Making the Case: The Art of the Judicial Opinion (Paperback)
Writing in the tradition of Karl Llewellyn’s classic The Bramble Bush, Paul Kahn speaks in this book simultaneously to students and scholars. Drawing on thirty years of teaching experience, Kahn introduces students to the deep, narrative structure of the judicial opinion. Learning to read the opinion, the student learns the nature of legal argument. Thus Kahn’s exposition of the opinion simultaneously offers a theory of legal meaning that will be of great interest to scholars of law, humanities, and the social sciences. At the center of Kahn’s approach are ideas of narrative, persuasion, and self-government. His sweeping account of interpretation in law offers innovative views of the nature of authorship, the development and decline of doctrine, and the construction of facts.
About the Author
Paul W. Kahn is Robert W. Winner Professor of Law and the Humanities and director of Orville H. Schell, Jr. Center for International Human Rights at Yale Law School. His previous publications include The Reign of Law, Legitimacy and History, and Law and Love.
"Illuminating and important. . . . The richness of this small book rewards careful reading. . . . Kahn has established himself as a preeminent guide to the shape and structure of our modern political and legal imaginations."—Benjamin L. Berger, Journal of Appellate Practice and Process
"Every law student will want this book. Paul Kahn takes us beyond the typical holdings and precedents in judicial opinions to the all-important questions of how legal language convinces us of the truth it wants us to hear."—Robert Ferguson, Columbia Law School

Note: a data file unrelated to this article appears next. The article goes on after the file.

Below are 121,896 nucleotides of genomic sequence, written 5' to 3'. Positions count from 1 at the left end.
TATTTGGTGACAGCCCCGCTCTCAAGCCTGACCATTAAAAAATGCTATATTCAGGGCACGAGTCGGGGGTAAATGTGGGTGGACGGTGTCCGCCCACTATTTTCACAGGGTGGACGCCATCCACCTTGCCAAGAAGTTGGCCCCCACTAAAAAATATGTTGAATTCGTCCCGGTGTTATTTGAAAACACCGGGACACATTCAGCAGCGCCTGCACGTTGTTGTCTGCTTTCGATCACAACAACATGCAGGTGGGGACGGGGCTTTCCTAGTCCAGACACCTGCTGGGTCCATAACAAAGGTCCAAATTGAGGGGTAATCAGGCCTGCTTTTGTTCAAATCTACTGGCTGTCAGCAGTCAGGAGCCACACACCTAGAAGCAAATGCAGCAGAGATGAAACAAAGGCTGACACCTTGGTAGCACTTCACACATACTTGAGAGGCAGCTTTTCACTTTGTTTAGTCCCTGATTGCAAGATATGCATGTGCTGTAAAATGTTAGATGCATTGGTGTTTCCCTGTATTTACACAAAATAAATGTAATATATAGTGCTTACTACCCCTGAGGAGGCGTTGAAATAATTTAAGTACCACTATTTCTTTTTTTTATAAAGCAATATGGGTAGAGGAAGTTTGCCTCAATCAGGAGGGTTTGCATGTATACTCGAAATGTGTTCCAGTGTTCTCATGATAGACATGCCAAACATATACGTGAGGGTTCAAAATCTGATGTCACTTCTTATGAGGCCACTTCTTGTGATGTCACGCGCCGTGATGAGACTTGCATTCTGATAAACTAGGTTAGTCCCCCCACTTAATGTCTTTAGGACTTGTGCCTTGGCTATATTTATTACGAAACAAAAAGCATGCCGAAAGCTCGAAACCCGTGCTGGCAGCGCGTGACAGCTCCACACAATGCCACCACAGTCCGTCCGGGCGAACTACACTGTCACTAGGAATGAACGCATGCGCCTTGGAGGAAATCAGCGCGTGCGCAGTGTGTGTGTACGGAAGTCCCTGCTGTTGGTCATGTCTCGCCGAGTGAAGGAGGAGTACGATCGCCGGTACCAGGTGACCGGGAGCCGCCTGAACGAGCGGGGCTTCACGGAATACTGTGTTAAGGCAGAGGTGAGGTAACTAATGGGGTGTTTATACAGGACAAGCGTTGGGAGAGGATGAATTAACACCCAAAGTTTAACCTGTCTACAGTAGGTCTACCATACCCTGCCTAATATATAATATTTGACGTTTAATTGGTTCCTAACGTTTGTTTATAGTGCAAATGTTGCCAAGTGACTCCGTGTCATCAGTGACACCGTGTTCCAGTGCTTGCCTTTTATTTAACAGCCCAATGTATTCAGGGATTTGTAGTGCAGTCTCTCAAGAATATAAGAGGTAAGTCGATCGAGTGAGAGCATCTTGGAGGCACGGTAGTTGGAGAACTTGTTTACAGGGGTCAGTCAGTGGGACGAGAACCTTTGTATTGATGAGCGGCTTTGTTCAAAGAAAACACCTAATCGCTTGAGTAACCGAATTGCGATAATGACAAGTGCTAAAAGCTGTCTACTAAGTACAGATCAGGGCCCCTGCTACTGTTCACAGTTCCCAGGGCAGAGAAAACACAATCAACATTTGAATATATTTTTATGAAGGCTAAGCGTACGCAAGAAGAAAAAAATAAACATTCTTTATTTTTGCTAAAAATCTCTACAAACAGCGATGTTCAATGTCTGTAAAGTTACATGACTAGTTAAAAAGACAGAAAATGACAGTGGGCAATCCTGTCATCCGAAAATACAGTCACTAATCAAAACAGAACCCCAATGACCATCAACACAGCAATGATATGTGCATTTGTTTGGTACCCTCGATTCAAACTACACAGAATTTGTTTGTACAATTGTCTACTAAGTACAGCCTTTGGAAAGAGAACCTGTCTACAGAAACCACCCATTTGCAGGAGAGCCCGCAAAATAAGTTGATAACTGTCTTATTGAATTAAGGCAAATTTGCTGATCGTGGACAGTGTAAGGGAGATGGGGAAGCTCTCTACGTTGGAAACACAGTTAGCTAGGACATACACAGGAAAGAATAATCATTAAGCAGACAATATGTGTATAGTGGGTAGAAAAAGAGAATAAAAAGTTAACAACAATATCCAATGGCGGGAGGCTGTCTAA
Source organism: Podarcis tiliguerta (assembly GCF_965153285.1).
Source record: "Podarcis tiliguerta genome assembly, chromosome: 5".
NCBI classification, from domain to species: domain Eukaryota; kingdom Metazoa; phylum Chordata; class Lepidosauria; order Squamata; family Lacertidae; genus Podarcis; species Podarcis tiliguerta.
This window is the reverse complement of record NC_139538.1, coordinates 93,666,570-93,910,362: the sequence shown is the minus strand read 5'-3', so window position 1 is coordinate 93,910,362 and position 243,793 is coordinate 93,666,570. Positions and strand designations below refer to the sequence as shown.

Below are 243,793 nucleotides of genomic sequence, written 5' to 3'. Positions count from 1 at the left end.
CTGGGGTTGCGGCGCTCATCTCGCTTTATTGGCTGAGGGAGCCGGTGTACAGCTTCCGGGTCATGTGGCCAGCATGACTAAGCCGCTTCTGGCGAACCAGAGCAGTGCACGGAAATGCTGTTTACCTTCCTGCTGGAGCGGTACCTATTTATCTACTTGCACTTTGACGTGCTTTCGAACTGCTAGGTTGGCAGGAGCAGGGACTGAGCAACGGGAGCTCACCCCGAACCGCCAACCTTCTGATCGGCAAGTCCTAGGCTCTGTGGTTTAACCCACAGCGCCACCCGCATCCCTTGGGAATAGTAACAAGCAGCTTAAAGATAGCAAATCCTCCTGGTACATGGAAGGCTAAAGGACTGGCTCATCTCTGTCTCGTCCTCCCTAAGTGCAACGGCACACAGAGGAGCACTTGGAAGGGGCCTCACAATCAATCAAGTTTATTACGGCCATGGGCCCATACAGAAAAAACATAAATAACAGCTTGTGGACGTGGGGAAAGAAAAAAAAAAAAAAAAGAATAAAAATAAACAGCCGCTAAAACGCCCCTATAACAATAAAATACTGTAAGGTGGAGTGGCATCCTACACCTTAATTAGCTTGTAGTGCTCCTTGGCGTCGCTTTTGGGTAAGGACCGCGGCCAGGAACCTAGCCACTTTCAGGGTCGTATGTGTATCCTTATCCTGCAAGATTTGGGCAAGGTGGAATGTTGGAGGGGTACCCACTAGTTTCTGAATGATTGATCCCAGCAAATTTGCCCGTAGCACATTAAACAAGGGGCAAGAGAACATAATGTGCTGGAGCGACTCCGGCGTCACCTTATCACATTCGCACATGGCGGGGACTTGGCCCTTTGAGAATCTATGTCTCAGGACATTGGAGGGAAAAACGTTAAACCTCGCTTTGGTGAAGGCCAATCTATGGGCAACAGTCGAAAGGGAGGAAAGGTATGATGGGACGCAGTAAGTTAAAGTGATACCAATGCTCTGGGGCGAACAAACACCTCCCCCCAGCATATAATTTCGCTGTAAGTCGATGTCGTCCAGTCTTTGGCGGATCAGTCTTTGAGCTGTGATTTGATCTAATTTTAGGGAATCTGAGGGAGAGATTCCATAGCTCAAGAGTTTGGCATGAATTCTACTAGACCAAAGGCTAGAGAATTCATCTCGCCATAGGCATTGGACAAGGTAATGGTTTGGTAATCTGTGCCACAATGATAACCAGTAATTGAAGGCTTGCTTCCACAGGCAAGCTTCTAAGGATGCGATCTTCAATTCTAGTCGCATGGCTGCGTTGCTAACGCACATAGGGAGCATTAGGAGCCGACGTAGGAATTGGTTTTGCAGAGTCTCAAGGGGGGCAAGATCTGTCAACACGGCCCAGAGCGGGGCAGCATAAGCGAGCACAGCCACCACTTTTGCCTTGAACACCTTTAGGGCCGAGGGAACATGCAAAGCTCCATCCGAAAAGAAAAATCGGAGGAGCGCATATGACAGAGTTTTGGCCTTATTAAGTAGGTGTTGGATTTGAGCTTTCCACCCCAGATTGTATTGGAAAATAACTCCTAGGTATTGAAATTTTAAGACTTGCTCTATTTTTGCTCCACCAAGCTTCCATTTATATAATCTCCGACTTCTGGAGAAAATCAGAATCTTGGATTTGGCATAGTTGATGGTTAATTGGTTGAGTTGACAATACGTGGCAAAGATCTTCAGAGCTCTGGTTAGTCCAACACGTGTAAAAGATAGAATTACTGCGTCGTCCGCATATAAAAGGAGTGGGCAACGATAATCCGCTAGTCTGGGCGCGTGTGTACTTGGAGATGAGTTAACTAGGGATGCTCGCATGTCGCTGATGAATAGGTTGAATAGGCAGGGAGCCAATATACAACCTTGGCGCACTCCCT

“Paying close attention to the legal opinion—how it is structured, the texture of its argument—leads us to the heart of what law is and does. Paul Kahn’s book makes a wholly persuasive case for why we need to read the law.”—Peter Brooks, Princeton University
"Paul Kahn is one of the greatest legal humanists the academy has ever produced. His lucid and profound book shows us that the legal case is a rhetorical genre no less deserving of systematic study than the novel, play, or sonnet. I knew long before I finished the book that I would never read--or teach--the same way again." --Kenji Yoshino, NYU
"Every law student needs this book, but so does anyone else who seeks to understand—beyond the familiar soundbites—how judges think and how law is made."—Linda Greenhouse, Yale Law School